Stairway to Heaven Essay

2621 Words Apr 16th, 2012 11 Pages
How do I get to the Stairway to Heaven?

In 1971, Led Zeppelin released a chart topping, revolutionary song that is currently still played by many people across the globe. The song “Stairway to Heaven” off of their fourth album( Led Zeppelin IV) was almost an instant hit amongst all people of the United States, and various other countries. The song was composed by band members Jimmy Page (guitarist) and Robert Plant ( vocalist). The song is lengthy one, with a duration of roughly eight minutes and withholds many complex segments. Stairway to heaven begins as somewhat of an older folk type melody, then delves into a deeper, more abrupt, electric type of composition whilst the whole time altering tempo. It was and still
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A handful of listeners were from the United States and preaching for a message of peace amongst life, and were involved in the Counterculture movement of the nation. Many listeners also were from other countries from throughout the world such as England throughout many parts of Europe (StairwayAnalysis 1). Older listeners did not quite see eye to eye with the song due to its creativity and tempo variations. These audiences were raised and influenced by more of the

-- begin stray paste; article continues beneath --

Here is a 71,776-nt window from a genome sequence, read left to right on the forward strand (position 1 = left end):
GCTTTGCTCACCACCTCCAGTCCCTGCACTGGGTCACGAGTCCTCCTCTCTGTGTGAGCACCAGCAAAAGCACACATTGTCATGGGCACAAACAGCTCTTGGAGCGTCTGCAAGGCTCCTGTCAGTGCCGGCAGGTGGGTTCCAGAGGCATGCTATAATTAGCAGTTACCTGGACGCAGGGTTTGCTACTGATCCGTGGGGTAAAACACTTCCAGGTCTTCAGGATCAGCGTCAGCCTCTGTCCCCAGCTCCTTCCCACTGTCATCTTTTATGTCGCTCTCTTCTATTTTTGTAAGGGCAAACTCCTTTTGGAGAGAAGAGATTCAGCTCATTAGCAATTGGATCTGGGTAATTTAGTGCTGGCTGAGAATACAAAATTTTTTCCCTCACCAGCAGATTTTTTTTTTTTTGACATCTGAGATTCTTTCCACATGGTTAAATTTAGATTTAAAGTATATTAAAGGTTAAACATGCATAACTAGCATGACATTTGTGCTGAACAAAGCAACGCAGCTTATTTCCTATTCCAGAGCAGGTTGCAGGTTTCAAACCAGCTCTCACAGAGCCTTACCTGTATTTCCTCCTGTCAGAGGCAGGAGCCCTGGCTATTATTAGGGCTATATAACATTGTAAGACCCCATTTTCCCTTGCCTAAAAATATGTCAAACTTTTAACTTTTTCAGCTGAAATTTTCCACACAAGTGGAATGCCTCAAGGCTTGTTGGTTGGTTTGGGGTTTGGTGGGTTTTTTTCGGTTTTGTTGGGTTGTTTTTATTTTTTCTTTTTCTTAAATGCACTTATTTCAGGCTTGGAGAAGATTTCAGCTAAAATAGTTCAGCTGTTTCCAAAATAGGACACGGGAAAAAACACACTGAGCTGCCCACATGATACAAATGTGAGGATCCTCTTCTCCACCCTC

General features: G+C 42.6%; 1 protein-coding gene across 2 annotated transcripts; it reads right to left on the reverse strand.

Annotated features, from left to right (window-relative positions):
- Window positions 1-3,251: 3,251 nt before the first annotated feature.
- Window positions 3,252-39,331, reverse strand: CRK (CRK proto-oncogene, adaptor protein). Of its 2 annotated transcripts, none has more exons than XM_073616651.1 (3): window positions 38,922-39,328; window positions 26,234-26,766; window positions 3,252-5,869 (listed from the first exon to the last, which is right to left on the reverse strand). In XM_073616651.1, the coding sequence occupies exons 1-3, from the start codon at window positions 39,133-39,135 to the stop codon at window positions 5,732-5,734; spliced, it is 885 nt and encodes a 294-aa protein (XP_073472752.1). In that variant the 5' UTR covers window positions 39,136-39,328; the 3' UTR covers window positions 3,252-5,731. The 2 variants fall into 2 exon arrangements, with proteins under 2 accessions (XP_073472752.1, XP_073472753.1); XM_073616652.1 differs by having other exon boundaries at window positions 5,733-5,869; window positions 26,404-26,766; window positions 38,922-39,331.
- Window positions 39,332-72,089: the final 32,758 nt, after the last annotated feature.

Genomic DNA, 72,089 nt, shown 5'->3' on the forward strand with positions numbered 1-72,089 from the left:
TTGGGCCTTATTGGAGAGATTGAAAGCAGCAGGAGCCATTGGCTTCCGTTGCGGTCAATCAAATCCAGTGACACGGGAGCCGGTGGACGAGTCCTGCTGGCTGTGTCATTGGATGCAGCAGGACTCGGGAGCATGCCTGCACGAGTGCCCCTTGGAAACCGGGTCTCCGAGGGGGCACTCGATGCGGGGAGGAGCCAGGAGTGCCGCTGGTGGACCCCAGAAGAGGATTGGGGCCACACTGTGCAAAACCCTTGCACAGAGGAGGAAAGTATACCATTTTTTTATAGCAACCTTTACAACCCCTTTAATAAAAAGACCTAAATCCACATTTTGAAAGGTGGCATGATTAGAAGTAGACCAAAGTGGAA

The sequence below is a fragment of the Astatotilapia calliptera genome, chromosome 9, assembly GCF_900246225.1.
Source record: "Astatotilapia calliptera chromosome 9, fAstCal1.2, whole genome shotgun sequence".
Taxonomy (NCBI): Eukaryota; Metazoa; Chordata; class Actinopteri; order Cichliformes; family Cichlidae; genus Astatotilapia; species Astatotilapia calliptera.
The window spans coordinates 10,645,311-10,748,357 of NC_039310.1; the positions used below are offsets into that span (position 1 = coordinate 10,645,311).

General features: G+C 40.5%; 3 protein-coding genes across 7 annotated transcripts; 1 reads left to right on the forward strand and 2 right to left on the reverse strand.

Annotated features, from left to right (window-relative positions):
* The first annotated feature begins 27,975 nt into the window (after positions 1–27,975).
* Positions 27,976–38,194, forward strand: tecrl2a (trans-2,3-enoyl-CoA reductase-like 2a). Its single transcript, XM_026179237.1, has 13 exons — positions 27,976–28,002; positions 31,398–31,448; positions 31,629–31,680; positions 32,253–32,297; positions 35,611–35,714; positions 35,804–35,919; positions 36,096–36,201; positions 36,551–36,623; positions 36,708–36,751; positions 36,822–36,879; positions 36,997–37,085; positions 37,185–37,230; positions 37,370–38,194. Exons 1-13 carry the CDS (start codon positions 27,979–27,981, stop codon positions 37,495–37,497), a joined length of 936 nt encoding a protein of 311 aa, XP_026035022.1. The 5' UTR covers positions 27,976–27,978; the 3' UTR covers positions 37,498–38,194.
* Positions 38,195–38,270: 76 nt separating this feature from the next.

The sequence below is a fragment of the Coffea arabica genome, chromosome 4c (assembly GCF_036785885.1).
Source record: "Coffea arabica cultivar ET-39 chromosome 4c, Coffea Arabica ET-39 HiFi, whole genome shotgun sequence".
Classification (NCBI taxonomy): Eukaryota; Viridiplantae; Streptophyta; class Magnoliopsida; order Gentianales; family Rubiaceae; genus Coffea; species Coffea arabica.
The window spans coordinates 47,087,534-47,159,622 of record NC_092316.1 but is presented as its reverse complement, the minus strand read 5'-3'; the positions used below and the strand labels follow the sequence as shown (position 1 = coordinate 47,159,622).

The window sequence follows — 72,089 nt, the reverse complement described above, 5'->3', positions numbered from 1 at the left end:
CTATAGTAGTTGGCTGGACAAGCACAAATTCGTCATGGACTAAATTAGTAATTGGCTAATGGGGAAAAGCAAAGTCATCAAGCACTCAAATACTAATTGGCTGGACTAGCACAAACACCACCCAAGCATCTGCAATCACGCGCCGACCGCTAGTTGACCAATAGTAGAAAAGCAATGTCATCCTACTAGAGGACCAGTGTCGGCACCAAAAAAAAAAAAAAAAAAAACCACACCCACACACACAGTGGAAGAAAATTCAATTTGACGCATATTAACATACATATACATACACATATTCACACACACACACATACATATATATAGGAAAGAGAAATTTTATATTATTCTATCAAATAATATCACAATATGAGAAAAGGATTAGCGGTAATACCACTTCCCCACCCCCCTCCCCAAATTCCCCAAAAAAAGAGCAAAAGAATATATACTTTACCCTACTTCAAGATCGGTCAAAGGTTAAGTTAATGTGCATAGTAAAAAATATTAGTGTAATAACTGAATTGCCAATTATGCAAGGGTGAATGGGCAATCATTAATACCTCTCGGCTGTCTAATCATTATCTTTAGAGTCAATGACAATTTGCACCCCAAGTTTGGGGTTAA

folk music genre and were somewhat biased to the song. These were exactly the opposite motives of the new generation of listeners. They sought open minds and hearts among people and felt that bias was merely a shutter to many of the different yet beautiful things in the universe. The emotions of the song from the newer listeners had mixed emotions about the song. The listeners who enjoyed the song felt that it was taking the genre of rock music and the culture of its listeners to a newer stage. The song had implied meanings of beliefs of religion and non-religion depending on how one interpreted it. The excluded audience felt that the song was trying to alter values of religious beliefs to the younger age groups of the world. As a part of the culture shifted to a less narrow minded and more accepting and less biased one, one could clearly see how older listeners would say the song was an outlet to express individuality giving its listeners a notion that maybe the religion they were raised upon was

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